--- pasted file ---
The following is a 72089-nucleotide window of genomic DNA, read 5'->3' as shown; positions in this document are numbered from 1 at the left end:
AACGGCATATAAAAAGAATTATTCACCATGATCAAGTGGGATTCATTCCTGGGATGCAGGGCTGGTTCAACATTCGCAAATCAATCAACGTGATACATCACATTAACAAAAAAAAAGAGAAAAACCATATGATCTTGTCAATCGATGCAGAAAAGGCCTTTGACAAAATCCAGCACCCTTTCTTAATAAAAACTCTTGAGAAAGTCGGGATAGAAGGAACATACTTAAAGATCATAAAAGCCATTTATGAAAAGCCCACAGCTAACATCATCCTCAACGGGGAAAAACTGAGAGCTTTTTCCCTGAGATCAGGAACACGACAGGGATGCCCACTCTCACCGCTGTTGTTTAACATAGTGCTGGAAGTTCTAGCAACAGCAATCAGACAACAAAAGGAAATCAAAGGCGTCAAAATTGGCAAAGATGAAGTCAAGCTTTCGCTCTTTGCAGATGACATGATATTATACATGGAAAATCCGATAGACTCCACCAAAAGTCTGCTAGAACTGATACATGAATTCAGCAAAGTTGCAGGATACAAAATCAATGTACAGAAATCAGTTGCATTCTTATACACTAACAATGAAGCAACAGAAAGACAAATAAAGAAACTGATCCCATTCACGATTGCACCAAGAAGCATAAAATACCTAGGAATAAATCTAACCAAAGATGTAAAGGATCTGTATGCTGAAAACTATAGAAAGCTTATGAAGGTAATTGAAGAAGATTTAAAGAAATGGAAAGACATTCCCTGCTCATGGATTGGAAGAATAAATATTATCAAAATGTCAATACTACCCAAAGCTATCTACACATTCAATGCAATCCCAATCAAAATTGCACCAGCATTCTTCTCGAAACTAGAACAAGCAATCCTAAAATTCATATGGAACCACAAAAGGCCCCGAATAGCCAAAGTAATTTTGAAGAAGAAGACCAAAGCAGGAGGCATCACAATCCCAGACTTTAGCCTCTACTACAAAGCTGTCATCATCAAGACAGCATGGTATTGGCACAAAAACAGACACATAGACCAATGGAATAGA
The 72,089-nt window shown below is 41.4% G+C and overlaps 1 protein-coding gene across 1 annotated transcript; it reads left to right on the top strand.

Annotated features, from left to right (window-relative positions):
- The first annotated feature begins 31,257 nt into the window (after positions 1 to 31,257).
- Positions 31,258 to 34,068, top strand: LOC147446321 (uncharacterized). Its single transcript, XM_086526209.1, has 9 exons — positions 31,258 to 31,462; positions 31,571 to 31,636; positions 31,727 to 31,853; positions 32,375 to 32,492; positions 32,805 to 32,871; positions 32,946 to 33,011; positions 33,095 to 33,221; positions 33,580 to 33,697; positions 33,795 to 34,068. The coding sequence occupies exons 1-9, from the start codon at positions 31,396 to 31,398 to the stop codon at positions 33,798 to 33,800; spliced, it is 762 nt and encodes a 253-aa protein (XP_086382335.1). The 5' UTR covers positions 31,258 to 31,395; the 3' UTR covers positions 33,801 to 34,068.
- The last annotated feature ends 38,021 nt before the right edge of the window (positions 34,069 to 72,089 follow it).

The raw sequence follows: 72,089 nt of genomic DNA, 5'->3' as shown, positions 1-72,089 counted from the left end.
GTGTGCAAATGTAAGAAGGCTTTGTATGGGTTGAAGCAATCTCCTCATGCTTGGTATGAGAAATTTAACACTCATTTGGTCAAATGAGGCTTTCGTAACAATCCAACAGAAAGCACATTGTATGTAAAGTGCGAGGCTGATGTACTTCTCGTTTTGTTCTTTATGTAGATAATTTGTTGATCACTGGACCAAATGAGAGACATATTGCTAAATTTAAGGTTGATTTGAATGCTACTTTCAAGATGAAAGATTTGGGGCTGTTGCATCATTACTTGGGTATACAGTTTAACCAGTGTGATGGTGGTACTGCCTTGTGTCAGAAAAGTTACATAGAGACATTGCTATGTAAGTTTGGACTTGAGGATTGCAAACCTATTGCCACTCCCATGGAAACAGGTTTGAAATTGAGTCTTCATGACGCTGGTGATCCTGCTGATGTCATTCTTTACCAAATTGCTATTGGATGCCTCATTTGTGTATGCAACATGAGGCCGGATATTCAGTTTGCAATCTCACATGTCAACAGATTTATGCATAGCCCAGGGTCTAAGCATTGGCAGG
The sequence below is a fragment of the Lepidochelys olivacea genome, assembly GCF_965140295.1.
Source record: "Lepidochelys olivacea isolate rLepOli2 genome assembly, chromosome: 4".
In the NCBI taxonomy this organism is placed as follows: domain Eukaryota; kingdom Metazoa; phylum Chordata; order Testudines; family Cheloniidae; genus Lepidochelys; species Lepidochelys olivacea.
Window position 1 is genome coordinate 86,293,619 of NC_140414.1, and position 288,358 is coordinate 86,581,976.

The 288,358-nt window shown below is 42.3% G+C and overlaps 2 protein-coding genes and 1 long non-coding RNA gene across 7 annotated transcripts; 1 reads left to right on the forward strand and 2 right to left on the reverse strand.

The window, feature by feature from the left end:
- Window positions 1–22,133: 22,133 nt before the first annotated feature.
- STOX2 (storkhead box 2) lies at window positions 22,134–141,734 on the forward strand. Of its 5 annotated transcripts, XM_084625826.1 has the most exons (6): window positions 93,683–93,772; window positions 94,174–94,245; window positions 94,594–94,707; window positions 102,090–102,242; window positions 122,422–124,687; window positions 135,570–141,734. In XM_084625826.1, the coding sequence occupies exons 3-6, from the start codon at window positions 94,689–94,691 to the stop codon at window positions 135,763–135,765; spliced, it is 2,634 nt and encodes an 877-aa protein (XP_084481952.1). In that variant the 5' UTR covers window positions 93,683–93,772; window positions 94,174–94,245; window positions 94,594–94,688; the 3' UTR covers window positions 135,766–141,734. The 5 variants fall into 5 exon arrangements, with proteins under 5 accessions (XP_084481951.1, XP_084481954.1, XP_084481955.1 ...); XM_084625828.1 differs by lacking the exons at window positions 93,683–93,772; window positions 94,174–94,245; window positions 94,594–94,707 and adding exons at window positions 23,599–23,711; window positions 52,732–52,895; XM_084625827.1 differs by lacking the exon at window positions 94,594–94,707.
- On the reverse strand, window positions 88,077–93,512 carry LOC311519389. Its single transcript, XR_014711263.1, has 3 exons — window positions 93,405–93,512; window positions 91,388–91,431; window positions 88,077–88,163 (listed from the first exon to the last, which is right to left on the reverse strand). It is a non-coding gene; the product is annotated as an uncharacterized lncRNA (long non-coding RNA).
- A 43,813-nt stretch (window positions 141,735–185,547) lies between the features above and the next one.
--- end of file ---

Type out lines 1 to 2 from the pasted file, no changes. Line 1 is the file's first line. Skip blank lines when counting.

The following is a 72089-nucleotide window of genomic DNA, read 5'->3' as shown; positions in this document are numbered from 1 at the left end:
AACGGCATATAAAAAGAATTATTCACCATGATCAAGTGGGATTCATTCCTGGGATGCAGGGCTGGTTCAACATTCGCAAATCAATCAACGTGATACATCACATTAACAAAAAAAAAGAGAAAAACCATATGATCTTGTCAATCGATGCAGAAAAGGCCTTTGACAAAATCCAGCACCCTTTCTTAATAAAAACTCTTGAGAAAGTCGGGATAGAAGGAACATACTTAAAGATCATAAAAGCCATTTATGAAAAGCCCACAGCTAACATCATCCTCAACGGGGAAAAACTGAGAGCTTTTTCCCTGAGATCAGGAACACGACAGGGATGCCCACTCTCACCGCTGTTGTTTAACATAGTGCTGGAAGTTCTAGCAACAGCAATCAGACAACAAAAGGAAATCAAAGGCGTCAAAATTGGCAAAGATGAAGTCAAGCTTTCGCTCTTTGCAGATGACATGATATTATACATGGAAAATCCGATAGACTCCACCAAAAGTCTGCTAGAACTGATACATGAATTCAGCAAAGTTGCAGGATACAAAATCAATGTACAGAAATCAGTTGCATTCTTATACACTAACAATGAAGCAACAGAAAGACAAATAAAGAAACTGATCCCATTCACGATTGCACCAAGAAGCATAAAATACCTAGGAATAAATCTAACCAAAGATGTAAAGGATCTGTATGCTGAAAACTATAGAAAGCTTATGAAGGTAATTGAAGAAGATTTAAAGAAATGGAAAGACATTCCCTGCTCATGGATTGGAAGAATAAATATTATCAAAATGTCAATACTACCCAAAGCTATCTACACATTCAATGCAATCCCAATCAAAATTGCACCAGCATTCTTCTCGAAACTAGAACAAGCAATCCTAAAATTCATATGGAACCACAAAAGGCCCCGAATAGCCAAAGTAATTTTGAAGAAGAAGACCAAAGCAGGAGGCATCACAATCCCAGACTTTAGCCTCTACTACAAAGCTGTCATCATCAAGACAGCATGGTATTGGCACAAAAACAGACACATAGACCAATGGAATAGA